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Manufacture Business Practice, Small Molecules, Vaccines, Trends & Forecasts

Taking the Transformative PATH

Tell us the story of your career…

My career has taken some interesting twists and turns but in my head they’ve all woven together. I started out as a Religion major at Princeton University, before doing an MA in Chinese Studies and then going to Law School. I’ve worked as a lecturer in China and the US, human rights lawyer in Geneva, and IP strategist for Bill Gates’ digital media company, Interactive Home Systems (later Corbis) – where I eventually became the sole CEO.

But I have always been passionate about social activism and innovation – sitting on a number of boards in the social sector and being part of several non-profits’ startup and growth. After leaving Corbis, I became director of social innovation at McKinsey.

How did you join PATH?

Before being recruited to run PATH, I had served on the organization’s board as a private sector leader and worked for a year running PATH’s India office at the request of the previous CEO – so it was a great fit.

I couldn’t imagine another organization that brings together so many of the different things I care about passionately. Figuring out how to push new approaches to deliver social change is something I love, and PATH is a leader in this. Plus, you get to work on a global scale. I’m driven by the fact that the work we do can potentially impact millions of lives for the better. It’s exciting to be a key partner in some of the global conversations about how to actually eradicate disease and prevent pandemics. I think there’s a new way to operate as an international non-governmental organization and we’re figuring out new business models that will allow us to be even more global in our approach. I see PATH becoming a 21st century innovation enterprise that crosses the social, private and public sectors.

What are the biggest challenges facing global health?

There are some problems that just outrage me. How is it that so many women are dying of cervical cancer when we already know how to prevent and treat it? The HPV vaccine will miss a couple of generations so we also need to focus on how to screen and treat as many women as possible.

There’s also an enormous – and growing – burden around non-clinical diseases. We’ve learned that diseases such as diabetes and stroke aren’t just problems for the affluent – there are reams of evidence showing that they disproportionately affect the poor in both developed and developing countries. Prevention is a major problem, but so is treatment: how can you work on hypertension programs in countries like Kenya, where more than half of people have never had their blood pressure taken? There are some interesting low-cost treatment models out there but they aren’t being deployed globally. This is a major problem for global health right now: we have the necessary tools to solve many global health problems, but we don’t know how to scale them up. This is one of the things I talk about at Stanford as lecturer on Social Innovation – and I think multisector partnerships will be key to figuring out solutions.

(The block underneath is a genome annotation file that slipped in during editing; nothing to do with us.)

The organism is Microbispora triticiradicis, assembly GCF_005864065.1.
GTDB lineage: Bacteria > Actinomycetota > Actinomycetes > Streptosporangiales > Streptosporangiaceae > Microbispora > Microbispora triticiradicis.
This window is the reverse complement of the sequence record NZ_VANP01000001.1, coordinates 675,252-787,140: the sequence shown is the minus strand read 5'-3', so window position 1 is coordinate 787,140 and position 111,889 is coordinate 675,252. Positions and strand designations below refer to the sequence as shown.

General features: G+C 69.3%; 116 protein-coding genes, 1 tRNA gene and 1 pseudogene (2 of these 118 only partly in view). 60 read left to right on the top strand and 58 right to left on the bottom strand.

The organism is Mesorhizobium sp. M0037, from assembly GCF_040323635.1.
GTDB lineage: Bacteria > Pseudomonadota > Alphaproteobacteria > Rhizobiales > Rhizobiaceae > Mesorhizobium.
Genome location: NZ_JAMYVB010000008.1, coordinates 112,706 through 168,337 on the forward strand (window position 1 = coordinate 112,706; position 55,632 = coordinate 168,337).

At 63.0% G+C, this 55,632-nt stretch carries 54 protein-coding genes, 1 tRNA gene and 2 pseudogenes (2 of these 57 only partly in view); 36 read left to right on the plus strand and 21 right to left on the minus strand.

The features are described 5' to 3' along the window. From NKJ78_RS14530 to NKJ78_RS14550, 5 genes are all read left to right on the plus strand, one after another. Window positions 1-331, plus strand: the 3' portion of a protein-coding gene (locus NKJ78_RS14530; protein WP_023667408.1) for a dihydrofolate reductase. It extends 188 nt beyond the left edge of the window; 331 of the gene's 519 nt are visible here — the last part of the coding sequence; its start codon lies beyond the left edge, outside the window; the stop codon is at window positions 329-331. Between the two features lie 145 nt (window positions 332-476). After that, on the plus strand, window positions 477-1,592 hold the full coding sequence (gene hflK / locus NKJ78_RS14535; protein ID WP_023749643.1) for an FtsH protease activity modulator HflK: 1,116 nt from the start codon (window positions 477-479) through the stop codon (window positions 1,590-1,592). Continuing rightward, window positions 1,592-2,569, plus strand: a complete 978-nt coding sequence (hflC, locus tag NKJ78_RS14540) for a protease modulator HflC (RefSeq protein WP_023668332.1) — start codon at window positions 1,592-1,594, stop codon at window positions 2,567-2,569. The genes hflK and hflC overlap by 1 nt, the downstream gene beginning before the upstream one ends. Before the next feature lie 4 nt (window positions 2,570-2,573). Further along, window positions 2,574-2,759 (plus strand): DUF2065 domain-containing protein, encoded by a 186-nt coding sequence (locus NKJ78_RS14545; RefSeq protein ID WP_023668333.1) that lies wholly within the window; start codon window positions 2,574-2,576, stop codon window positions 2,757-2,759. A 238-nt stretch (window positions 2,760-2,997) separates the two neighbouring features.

How do you approach facing challenges?

In the kind of work I’ve chosen to do – be it working on the bleeding edge of new technology or as a social and gay activist – it can often seem like the odds are insurmountable. I’ve faced a number of very different challenges over the years. But whether dealing with the deaths of friends as a result of the New York AIDS epidemic in the 1980s, the world changing overnight after the burst of the Dot Com Bubble, or adjusting to a new political climate (that is increasingly hostile to foreign aid and science), I always hope to have a strategy to fall back on. I believe that if you buckle down and make sure you’re thinking through the chess board very carefully, sound strategy can get you through most challenges.

I also strongly believe people are generally good and committed to progress. There are exceptions, of course, but I think it’s important to have this fundamental belief – be it in the form of religious faith or secular optimism. It seems to me that author and cognitive scientist Stephen Pinker’s theories are correct; we are making enormous progress. I always say follow the trend-lines, not the headlines.

I also strongly believe people are generally good and committed to progress.

What changes are needed in the pharma industry to benefit global health?

I think we need to see more multisector partnerships involving pharma and technology companies. I’d also like to see more personnel exchange between different sectors – working in industry is very different to working in the public sector or the non-profit sector and vice versa, and it’s important for each side to appreciate those differences. Of course, a big challenge for the pharma industry over the next decade will be working out a pricing model that isn’t detrimental to the poor or to industry. I believe that innovative financing mechanisms, such as priority review vouchers in the US, will become increasingly important in this regard.

Finally, there tends to be something of a trickle down model in the pharma and biotech industry, where poorer communities are an afterthought of the target population. I would love to see more companies working to develop therapies with vulnerable communities in mind from the very beginning.

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About the Author
Steve Davis

Steve Davis is President and CEO of PATH and lecturer, Social Innovation, at Stanford University, California.

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